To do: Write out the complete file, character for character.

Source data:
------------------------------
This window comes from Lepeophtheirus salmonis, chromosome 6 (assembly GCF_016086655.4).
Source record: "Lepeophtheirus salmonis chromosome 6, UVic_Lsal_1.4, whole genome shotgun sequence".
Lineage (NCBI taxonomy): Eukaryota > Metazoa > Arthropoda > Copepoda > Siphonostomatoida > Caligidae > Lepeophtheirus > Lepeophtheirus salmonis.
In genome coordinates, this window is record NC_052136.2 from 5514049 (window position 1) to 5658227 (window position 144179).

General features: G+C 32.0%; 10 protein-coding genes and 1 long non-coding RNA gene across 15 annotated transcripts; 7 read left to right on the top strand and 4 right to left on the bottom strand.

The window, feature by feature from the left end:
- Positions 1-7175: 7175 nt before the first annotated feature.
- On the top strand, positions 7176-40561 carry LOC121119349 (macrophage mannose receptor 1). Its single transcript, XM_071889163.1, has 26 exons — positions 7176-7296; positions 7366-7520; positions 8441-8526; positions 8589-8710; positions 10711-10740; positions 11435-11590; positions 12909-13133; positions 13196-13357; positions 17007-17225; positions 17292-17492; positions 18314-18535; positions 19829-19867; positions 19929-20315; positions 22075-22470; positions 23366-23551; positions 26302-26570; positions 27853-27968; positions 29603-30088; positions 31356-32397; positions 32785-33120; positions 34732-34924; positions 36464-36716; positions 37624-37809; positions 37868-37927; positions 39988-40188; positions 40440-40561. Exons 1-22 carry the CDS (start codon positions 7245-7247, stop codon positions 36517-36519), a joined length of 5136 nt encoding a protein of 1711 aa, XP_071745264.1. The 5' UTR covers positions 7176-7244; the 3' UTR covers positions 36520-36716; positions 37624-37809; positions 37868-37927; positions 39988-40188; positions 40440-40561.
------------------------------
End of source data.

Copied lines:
This window comes from Lepeophtheirus salmonis, chromosome 6 (assembly GCF_016086655.4).
Source record: "Lepeophtheirus salmonis chromosome 6, UVic_Lsal_1.4, whole genome shotgun sequence".
Lineage (NCBI taxonomy): Eukaryota > Metazoa > Arthropoda > Copepoda > Siphonostomatoida > Caligidae > Lepeophtheirus > Lepeophtheirus salmonis.
In genome coordinates, this window is record NC_052136.2 from 5514049 (window position 1) to 5658227 (window position 144179).

General features: G+C 32.0%; 10 protein-coding genes and 1 long non-coding RNA gene across 15 annotated transcripts; 7 read left to right on the top strand and 4 right to left on the bottom strand.

The window, feature by feature from the left end:
- Positions 1-7175: 7175 nt before the first annotated feature.
- On the top strand, positions 7176-40561 carry LOC121119349 (macrophage mannose receptor 1). Its single transcript, XM_071889163.1, has 26 exons — positions 7176-7296; positions 7366-7520; positions 8441-8526; positions 8589-8710; positions 10711-10740; positions 11435-11590; positions 12909-13133; positions 13196-13357; positions 17007-17225; positions 17292-17492; positions 18314-18535; positions 19829-19867; positions 19929-20315; positions 22075-22470; positions 23366-23551; positions 26302-26570; positions 27853-27968; positions 29603-30088; positions 31356-32397; positions 32785-33120; positions 34732-34924; positions 36464-36716; positions 37624-37809; positions 37868-37927; positions 39988-40188; positions 40440-40561. Exons 1-22 carry the CDS (start codon positions 7245-7247, stop codon positions 36517-36519), a joined length of 5136 nt encoding a protein of 1711 aa, XP_071745264.1. The 5' UTR covers positions 7176-7244; the 3' UTR covers positions 36520-36716; positions 37624-37809; positions 37868-37927; positions 39988-40188; positions 40440-40561.